Scientific measurement standards

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This is not a question about relativity per se, but relates to it sufficiently I hope. Standard values for many scientific constants are defined, and ideally in the most universal way possible. For example, the standard length unit, a meter, is defined with respect to the distance light travels in certain amount of time, that being defined by a certain number of oscillations of an atomic "clock". By relativity, the speed of light is constant in a vacuum, however distance and time are affected by relative movement and gravitational fields. So my question is, is the standard meter defined with respect to a particular location on earth, with the understanding that it will vary according to relative position of another location either moving or under different gravitational influences (like further away from the center of the earth, or on the moon)? Or are the necessary corrections beyond the requirements of most practical scientific or engineering applications?
 

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ghwellsjr
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An observer who is "traveling" or under a gravitational influence cannot tell that his distances or time or speed of light measurements are affected by those factors as long as he is not accelerating (changing his speed or direction). For example, the atomic clocks at Greenwich, England run at a different rate than identical ones at Boulder, CO, but everything is consistent at each location. Meter sticks made at each location based on a clock and the speed of light at each location will be the same length when brought together. But we can tell that the clocks are running at different speeds and corrections need to be made so that we all use a common interval for a second independent of our elevation. GPS is the modern solution to this problem.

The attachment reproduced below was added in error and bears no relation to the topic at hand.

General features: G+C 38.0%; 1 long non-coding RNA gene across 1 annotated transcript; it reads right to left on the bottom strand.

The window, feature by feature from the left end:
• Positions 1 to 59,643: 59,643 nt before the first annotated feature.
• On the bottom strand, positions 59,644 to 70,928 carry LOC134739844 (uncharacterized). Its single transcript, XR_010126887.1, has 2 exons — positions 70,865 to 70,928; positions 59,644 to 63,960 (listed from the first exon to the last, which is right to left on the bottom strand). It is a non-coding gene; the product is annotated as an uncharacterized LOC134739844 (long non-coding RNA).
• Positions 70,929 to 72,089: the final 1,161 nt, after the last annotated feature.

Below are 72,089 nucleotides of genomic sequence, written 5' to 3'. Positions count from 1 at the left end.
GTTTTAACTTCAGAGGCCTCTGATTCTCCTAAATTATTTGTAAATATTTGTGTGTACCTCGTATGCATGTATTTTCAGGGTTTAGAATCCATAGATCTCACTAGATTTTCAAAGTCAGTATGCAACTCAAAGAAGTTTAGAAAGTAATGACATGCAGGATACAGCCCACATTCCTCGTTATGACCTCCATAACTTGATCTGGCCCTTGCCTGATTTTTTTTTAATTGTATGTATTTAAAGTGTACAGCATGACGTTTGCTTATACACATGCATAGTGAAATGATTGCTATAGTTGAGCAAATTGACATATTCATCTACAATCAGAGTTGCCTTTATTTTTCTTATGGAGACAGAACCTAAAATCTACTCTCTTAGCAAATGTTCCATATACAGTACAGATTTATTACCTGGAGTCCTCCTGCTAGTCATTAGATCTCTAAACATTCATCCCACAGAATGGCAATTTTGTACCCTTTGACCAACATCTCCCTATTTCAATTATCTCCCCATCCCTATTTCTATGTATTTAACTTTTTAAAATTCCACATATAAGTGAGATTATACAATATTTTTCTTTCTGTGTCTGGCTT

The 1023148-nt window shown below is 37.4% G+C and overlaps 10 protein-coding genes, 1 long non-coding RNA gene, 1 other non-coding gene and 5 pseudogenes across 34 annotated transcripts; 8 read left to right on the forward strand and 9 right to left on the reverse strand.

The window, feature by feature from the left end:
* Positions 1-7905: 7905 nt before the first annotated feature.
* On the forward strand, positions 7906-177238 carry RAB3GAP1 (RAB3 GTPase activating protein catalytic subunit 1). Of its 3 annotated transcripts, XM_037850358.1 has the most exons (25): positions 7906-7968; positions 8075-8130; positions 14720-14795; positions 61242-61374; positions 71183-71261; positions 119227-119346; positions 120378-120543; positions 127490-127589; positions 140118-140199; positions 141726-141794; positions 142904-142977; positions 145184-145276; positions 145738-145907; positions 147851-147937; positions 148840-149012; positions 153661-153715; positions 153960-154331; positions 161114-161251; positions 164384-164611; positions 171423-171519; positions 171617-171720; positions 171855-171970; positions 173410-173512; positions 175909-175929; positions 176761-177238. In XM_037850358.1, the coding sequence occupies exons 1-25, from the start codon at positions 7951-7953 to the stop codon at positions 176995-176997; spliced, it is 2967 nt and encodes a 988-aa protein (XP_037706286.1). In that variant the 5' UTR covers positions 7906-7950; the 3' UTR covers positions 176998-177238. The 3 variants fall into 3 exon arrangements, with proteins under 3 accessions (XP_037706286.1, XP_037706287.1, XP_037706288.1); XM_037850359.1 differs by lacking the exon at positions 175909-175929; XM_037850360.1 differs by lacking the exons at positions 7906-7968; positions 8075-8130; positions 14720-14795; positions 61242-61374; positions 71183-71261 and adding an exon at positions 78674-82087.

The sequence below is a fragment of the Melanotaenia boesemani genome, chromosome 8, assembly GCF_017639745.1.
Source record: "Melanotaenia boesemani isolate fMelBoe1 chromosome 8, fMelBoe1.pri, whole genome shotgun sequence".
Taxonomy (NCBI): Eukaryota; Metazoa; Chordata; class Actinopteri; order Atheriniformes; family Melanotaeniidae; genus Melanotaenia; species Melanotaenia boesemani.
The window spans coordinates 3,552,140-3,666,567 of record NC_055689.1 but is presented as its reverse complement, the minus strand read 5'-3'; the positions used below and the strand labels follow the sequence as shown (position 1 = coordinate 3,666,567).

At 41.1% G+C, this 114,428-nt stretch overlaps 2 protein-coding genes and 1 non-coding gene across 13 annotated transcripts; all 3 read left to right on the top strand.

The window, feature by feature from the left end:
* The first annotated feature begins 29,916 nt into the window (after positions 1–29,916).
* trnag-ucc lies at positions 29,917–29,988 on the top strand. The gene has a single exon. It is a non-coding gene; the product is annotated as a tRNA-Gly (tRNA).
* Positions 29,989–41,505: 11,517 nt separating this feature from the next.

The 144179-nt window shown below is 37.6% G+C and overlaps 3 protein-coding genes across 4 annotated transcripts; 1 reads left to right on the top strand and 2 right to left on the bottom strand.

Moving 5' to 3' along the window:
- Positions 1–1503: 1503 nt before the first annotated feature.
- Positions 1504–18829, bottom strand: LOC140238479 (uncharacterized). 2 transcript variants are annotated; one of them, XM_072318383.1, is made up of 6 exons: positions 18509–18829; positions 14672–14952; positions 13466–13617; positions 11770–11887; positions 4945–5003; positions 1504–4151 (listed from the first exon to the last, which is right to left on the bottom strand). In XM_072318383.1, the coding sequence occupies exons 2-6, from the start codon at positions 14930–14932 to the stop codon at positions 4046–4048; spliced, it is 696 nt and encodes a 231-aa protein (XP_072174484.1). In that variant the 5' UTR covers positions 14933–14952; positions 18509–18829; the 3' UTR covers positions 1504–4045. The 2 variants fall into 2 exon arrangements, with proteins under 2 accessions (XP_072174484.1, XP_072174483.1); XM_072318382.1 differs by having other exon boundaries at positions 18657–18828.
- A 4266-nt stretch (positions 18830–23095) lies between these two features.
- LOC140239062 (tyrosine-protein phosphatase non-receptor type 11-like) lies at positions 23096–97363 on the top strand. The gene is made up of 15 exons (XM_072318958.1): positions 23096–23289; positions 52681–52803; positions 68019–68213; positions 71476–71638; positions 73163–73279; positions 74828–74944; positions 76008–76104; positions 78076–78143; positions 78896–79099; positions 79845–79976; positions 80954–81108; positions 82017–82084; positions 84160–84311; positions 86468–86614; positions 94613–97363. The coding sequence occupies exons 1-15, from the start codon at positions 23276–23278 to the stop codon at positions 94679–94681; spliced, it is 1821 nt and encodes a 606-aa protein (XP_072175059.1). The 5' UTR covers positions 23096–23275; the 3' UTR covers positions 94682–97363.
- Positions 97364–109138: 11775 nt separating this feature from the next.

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That does indeed make sense. As long as the 'internal physics' of the clocks is constant (whatever that means) meters generated at different locations will be the same when brought together. That's the 'best' one can do. Thanks for clarifying.
 

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